Best day this week
Oddly, it was Tuesday, the day of a friend’s funeral in Lancaster.  We didn’t have to set off too early, and had a good run up the M1/M6, stopping only to swap over the driving halfway.  We met friends at a pub near the crematorium beforehand, and then travelled in convoy for the funeral.  It was a small, moving, but also uplifting ceremony, somewhat unconventional but absolutely fitting for our very unconventional friend.  It was a beautiful spring day, which also seemed fitting somehow. Afterwards we repaired to the pub for lunch before heading back home.   Despite the sadness of the occasion it was a lovely day with friends, which I think she would have liked.

Best work meeting of the week

A Friday afternoon meeting in central London where we made some progress on planning for next year.  We decided to prioritise a small number of trusts for three months each in an effort to share out our attention in a more useful way.

Favourite meal of the week
A very simple one this time.  At a charity quiz evening on Friday I won a “breakfast hamper” in the raffle.  Several of the items were made by my old school friend N, a cordon bleu trained cook.  For breakfast on Saturday morning I had some of her delicious apricot, walnut and rye bread with home-made marmalade.

Favourite Mensa activity this week
We had a First Thursday at Jury’s Inn, which was smaller than last month but still enjoyable, but more unusual was an Architectural Experience Day on Saturday.  It was held at the University of Northampton, and included an understanding of architectural tasks, software, a look at their 3D suite, and a particularly interesting talk about local Roman archaeology.

Super-cool 3D glasses!

Favourite moment of the week
Getting back from the Architecture Day on Saturday evening at the end of a very, very long week, knowing that we had no commitments on Sunday and I could have a lie-in and then catch up with a backlog of personal chores.

Cultural experience of the week
We went to see Hamlet at MK Theatre.  It wasn’t something I was particularly looking forward to; I just felt that everyone, including me, should see Hamlet at least once in their life.  It was a modern-day production so I was even less excited by the prospect.  However, it was actually very good and I’m glad we went to see it.

Progress on last week’s objectives

Sell profit-sharing from my previous employer – not yet, but have dug out the relevant paperwork and the shares have gone up in the meantime!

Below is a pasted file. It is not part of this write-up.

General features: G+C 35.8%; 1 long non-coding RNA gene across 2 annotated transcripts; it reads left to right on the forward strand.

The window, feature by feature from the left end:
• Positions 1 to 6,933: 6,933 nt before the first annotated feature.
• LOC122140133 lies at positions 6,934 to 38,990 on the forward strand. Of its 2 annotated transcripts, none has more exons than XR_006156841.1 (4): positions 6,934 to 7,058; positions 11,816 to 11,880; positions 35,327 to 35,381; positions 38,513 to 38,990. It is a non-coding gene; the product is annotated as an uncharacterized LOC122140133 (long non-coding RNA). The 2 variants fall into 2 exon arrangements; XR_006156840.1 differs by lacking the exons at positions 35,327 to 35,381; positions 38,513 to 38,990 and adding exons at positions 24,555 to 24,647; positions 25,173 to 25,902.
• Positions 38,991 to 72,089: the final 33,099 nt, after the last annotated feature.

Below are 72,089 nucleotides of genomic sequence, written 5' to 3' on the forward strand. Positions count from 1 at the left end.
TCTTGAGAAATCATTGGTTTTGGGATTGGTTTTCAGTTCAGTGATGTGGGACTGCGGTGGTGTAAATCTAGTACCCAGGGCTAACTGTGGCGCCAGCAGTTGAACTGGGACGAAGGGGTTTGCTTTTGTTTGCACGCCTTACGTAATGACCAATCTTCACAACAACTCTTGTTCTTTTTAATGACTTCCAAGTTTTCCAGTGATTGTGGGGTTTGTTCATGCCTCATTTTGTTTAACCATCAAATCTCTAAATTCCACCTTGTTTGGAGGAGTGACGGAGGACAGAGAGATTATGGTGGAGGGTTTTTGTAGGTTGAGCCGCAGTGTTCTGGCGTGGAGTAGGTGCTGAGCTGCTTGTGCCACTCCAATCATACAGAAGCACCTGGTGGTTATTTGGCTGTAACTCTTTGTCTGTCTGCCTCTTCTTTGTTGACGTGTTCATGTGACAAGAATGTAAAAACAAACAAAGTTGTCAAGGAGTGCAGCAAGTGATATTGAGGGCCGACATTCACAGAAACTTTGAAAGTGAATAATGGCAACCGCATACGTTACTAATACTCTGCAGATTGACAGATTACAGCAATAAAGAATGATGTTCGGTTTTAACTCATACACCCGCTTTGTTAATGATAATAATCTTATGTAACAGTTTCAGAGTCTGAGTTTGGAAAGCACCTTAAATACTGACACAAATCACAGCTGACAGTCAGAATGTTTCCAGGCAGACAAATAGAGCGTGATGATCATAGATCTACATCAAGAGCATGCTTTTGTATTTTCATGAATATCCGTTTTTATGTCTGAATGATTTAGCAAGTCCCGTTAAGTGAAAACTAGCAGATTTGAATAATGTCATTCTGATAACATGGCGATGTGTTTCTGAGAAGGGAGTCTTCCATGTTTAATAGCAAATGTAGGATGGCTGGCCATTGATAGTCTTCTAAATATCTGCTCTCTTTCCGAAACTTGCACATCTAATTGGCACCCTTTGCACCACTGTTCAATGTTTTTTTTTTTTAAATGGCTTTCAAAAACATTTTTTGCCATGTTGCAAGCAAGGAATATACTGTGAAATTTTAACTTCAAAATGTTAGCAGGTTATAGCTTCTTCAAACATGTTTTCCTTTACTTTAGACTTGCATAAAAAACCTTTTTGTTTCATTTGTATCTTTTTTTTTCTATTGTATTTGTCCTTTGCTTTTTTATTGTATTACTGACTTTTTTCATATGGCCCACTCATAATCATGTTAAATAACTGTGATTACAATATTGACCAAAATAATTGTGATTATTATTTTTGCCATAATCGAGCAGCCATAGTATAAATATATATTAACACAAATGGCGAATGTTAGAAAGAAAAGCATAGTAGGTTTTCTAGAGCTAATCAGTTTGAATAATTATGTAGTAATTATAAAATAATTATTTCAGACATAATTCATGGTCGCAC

Get election paperwork finalised and send to office - Done
Identify and prepare possible syndicate topics for Portmeirion weekend
– Done.

Key objectives for the coming week
- Finish the reading group book
- Order case for Kindle
- Circulate survey of local members for Mensa Brilliant event(s).

Mad purchase of the week
My Kindle arrived on Wednesday, though I’ve been so busy I’ve not really had chance to play with it yet.  I have downloaded a couple of free books but in the short term I’m committed to finishing a couple of “real” books for other reasons first.

Most frustrating work meeting of the week

Had a two hour drive to Colchester on Friday morning for a meeting that added no real value.  As I was going into London in the afternoon, I had to park the car in east London and then head out that way again afterwards to pick up the car and go home.  Without the morning meeting in Colchester it would have been an easy return trip to central London by train.

Sad moment of the week

Saying goodbye to Minty at her funeral.  As well as a reminder of our own mortality, her loss will leave a gap for many of us.

What have I learned this week
I’ve learned a lot more about Hamlet, having finally seen the play.  I’ve learned that someone I eventually got to meet on Thursday, having nearly-but-not-quite met him several times previously, is a lot more down to earth than I anticipated (he’s an academic and I was expecting someone a bit woolly and idealistic).  And I’ve learned that serious archaeologists are rather damning about the Rome wasn’t built in a day project at Wroxeter because it’s based on a text-book designed for use with Italian materials and climate, rather than on archaeological evidence of what was actually built by the Romans in England.  Interesting – I hadn’t looked at it that way but it’s a valid criticism I suppose.  We’re hoping to visit Wroxeter on the way back from Portmeirion next weekend so may have chance to discuss it with the local guides.